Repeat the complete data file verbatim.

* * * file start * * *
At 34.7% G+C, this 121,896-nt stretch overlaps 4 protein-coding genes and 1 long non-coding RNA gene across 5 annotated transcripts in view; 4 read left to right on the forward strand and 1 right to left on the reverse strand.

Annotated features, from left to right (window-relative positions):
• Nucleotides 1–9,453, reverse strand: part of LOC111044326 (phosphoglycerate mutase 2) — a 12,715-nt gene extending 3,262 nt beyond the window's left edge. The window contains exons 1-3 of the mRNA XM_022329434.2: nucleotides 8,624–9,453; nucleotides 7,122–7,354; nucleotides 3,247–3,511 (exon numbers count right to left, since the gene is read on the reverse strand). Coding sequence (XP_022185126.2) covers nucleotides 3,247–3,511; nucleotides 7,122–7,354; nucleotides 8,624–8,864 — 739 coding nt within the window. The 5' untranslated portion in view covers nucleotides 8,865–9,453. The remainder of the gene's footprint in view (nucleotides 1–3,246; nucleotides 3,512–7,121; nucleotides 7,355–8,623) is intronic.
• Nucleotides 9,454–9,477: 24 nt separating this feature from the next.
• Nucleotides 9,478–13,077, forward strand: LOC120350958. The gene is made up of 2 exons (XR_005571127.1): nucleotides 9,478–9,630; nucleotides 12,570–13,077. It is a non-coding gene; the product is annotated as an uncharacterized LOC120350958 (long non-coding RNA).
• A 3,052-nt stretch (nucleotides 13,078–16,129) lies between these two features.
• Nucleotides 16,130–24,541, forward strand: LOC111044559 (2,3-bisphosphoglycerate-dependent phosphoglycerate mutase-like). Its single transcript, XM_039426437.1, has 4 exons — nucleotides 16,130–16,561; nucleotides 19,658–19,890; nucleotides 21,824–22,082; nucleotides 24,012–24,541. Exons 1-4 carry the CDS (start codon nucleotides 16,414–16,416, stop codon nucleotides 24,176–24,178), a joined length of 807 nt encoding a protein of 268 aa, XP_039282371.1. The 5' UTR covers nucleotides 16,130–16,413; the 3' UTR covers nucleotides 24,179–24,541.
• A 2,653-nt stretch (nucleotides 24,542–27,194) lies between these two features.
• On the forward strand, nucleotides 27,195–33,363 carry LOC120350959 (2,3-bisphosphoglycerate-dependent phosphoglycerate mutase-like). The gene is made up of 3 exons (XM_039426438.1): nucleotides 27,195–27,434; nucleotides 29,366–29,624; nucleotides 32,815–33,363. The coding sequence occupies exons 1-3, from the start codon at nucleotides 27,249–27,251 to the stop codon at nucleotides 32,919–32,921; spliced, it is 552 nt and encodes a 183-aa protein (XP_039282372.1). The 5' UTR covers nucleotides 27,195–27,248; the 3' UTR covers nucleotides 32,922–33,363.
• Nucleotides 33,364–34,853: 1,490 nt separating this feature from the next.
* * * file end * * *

At 34.7% G+C, this 121,896-nt stretch overlaps 4 protein-coding genes and 1 long non-coding RNA gene across 5 annotated transcripts in view; 4 read left to right on the forward strand and 1 right to left on the reverse strand.

Annotated features, from left to right (window-relative positions):
• Nucleotides 1–9,453, reverse strand: part of LOC111044326 (phosphoglycerate mutase 2) — a 12,715-nt gene extending 3,262 nt beyond the window's left edge. The window contains exons 1-3 of the mRNA XM_022329434.2: nucleotides 8,624–9,453; nucleotides 7,122–7,354; nucleotides 3,247–3,511 (exon numbers count right to left, since the gene is read on the reverse strand). Coding sequence (XP_022185126.2) covers nucleotides 3,247–3,511; nucleotides 7,122–7,354; nucleotides 8,624–8,864 — 739 coding nt within the window. The 5' untranslated portion in view covers nucleotides 8,865–9,453. The remainder of the gene's footprint in view (nucleotides 1–3,246; nucleotides 3,512–7,121; nucleotides 7,355–8,623) is intronic.
• Nucleotides 9,454–9,477: 24 nt separating this feature from the next.
• Nucleotides 9,478–13,077, forward strand: LOC120350958. The gene is made up of 2 exons (XR_005571127.1): nucleotides 9,478–9,630; nucleotides 12,570–13,077. It is a non-coding gene; the product is annotated as an uncharacterized LOC120350958 (long non-coding RNA).
• A 3,052-nt stretch (nucleotides 13,078–16,129) lies between these two features.
• Nucleotides 16,130–24,541, forward strand: LOC111044559 (2,3-bisphosphoglycerate-dependent phosphoglycerate mutase-like). Its single transcript, XM_039426437.1, has 4 exons — nucleotides 16,130–16,561; nucleotides 19,658–19,890; nucleotides 21,824–22,082; nucleotides 24,012–24,541. Exons 1-4 carry the CDS (start codon nucleotides 16,414–16,416, stop codon nucleotides 24,176–24,178), a joined length of 807 nt encoding a protein of 268 aa, XP_039282371.1. The 5' UTR covers nucleotides 16,130–16,413; the 3' UTR covers nucleotides 24,179–24,541.
• A 2,653-nt stretch (nucleotides 24,542–27,194) lies between these two features.
• On the forward strand, nucleotides 27,195–33,363 carry LOC120350959 (2,3-bisphosphoglycerate-dependent phosphoglycerate mutase-like). The gene is made up of 3 exons (XM_039426438.1): nucleotides 27,195–27,434; nucleotides 29,366–29,624; nucleotides 32,815–33,363. The coding sequence occupies exons 1-3, from the start codon at nucleotides 27,249–27,251 to the stop codon at nucleotides 32,919–32,921; spliced, it is 552 nt and encodes a 183-aa protein (XP_039282372.1). The 5' UTR covers nucleotides 27,195–27,248; the 3' UTR covers nucleotides 32,922–33,363.
• Nucleotides 33,364–34,853: 1,490 nt separating this feature from the next.